March 25, 1998 Special Presentation
Download Transcript (MS Word File)
Slides: 1, 2, 3, 4
May 1998 Update
About Philip Schneider
National Institute of Building Sciences (NIBS)
March 25, 1998 - 12:00 Noon (EST)
EIIP Tech Arena Moderator: Amy Sebring
The Virtual Forum Tech Arena hosted Philip Schneider, Director of the Multihazard Loss Estimation Program for the National Institute of Building Sciences (NIBS) on March 25, 1998, in a formal moderated online session. Schneider's presentation was an overview of the multi-hazard loss estimation methodology and HAZUS (HAZards U.S), a standardized nationally applicable earthquake loss estimation methodology implemented through PC-based geographic information system software. He explained that HAZUS is an essential element of FEMA's National Mitigation Strategy to promote sustained action to reduce long-term risk to people and property from earthquakes. HAZUS also assists local governments in facilitating short-term recovery through emergency preparedness in response to earthquakes.
HAZUS loss estimation methodology is a software program comprised of two major parts: an inventory data collection module and a methodology that estimates losses from potential earthquakes. The HAZUS earthquake model will be updated tentatively in July when HAZUS98 is issued. HAZUS98 will operate with the latest versions of MapInfo and ArcView. The goal (3-5 years) is to have integrated models for earthquake, wind and flood since these represent the greatest dollar loss in this country. Eventually, an urban wildfire models will be considered. HAZUS products are free to all federal, state and local users. HAZUS98 can be purchased at cost by private users.
Mr. Schneider was extremely well prepared and the information was most informative. The topic and fine delivery held the attention of the audience (approximately 30) for the full hour in the Tech Arena with a few questions one-on-one in the Virtual Forum immediately following the close of the session. Please see the edited script for the full dialogue.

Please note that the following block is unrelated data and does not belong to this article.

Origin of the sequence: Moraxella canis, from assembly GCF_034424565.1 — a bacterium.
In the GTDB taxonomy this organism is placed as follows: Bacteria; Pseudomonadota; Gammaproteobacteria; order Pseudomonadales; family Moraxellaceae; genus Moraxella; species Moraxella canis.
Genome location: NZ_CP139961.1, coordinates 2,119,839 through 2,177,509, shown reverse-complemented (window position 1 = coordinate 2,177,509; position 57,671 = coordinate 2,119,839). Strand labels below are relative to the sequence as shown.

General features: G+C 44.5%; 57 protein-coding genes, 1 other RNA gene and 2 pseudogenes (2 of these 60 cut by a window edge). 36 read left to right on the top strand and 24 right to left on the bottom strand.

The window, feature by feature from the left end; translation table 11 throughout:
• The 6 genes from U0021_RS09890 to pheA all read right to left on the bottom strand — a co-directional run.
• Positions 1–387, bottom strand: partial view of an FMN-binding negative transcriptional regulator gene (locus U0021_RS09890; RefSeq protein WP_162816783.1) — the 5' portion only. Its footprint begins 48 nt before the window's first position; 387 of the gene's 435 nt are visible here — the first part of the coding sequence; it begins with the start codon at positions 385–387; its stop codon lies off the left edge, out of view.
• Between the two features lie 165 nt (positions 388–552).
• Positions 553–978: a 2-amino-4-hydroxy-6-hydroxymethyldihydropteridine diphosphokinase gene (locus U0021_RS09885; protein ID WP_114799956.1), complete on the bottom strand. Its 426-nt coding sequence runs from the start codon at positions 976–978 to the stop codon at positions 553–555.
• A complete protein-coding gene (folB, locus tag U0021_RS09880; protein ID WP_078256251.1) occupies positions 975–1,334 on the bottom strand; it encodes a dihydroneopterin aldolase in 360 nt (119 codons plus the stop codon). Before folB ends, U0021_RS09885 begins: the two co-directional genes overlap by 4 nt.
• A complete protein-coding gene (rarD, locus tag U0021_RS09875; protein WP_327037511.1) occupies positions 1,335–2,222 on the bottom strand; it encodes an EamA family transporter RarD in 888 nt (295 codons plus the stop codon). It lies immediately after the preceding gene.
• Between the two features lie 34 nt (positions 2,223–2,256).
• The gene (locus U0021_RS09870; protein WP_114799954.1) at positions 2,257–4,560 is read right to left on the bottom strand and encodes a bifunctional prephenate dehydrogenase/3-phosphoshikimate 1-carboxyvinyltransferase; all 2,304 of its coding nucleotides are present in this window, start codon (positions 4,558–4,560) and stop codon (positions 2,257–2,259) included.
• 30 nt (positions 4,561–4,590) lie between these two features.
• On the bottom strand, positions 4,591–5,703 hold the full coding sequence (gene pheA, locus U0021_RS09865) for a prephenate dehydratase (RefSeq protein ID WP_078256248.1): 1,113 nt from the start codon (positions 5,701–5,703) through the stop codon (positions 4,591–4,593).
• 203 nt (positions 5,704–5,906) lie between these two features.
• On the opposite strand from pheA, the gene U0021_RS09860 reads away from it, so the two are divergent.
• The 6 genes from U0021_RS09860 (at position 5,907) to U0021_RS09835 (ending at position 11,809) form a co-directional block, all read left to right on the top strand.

Disaster Research 259, May 27, 1998 - HAZUS Update
In an effort to help local governments reduce losses from natural hazards through better mapping and loss estimation, FEMA funded the National Institute of Building Sciences to develop HAZUS, a standardized earthquake loss estimation methodology that uses geographic information system software.
HAZUS is one component of FEMA's National Mitigation Strategy to promote reduction of long-term risk to people and property due to earthquakes. HAZUS can also be used by local governments to enhance short-term recovery by improving emergency preparedness for earth-
HAZUS is being expanded to cover other hazards, with new models under planning and development for estimating potential losses from wind (hurricanes, thunderstorms, tornadoes, extra tropical cyclones, and hail) and floods (both riverine and coastal).
HAZUS comes in two versions, each compatible with one of the two major geographical information system (GIS) platforms commonly used in the U.S. - MapInfo and ArcView. The program is available on CD for either the eastern or western U.S.; other HAZUS products include individual CDs providing specific local data for multihazard exposure analysis by
These products can be obtained from the National Institute of Building Sciences at no charge for the 1997 versions. However, upon release of the 1998 versions (expected late this year), private organizations will be charged for HAZUS at prices structured to cover the cost of
For further information on the Multihazard Loss Estimation Program or HAZUS, contact Phil Schneider, Multihazard Loss Estimation Program, National Institute of Building Sciences, 1090 Vermont Avenue, N.W., Suite 700, Washington, D.C. 20005-4905; (202) 289-7800; fax: (202) 289-1092; e-mail: firstname.lastname@example.org.
For information on ordering HAZUS products, contact John Boyer at the above address; (202) 289-7800; fax: (202) 289-1092; e-mail: jboyer@ nibs.org.
Mr. Schneider is the Director of the Multihazard Loss Estimation Program for the National Institute of Building Sciences (NIBS) in Washington, D.C. His primary responsibility is managing a national program for developing, testing, updating and implementing standardized
Before joining NIBS, Phil spent over ten years in architecture firms preparing designs, developing construction documents and managing construction for commercial, residential, industrial and institutional buildings.
Phil received a professional degree in architecture from the University of Notre Dame and is a registered architect in the states of Virginia and Maryland. He is affiliated with the Earthquake Engineering Research Institute (EERI), the Institute for Business and Home Safety (IBHS) and
* * * *
Technology Arena Live Chat Page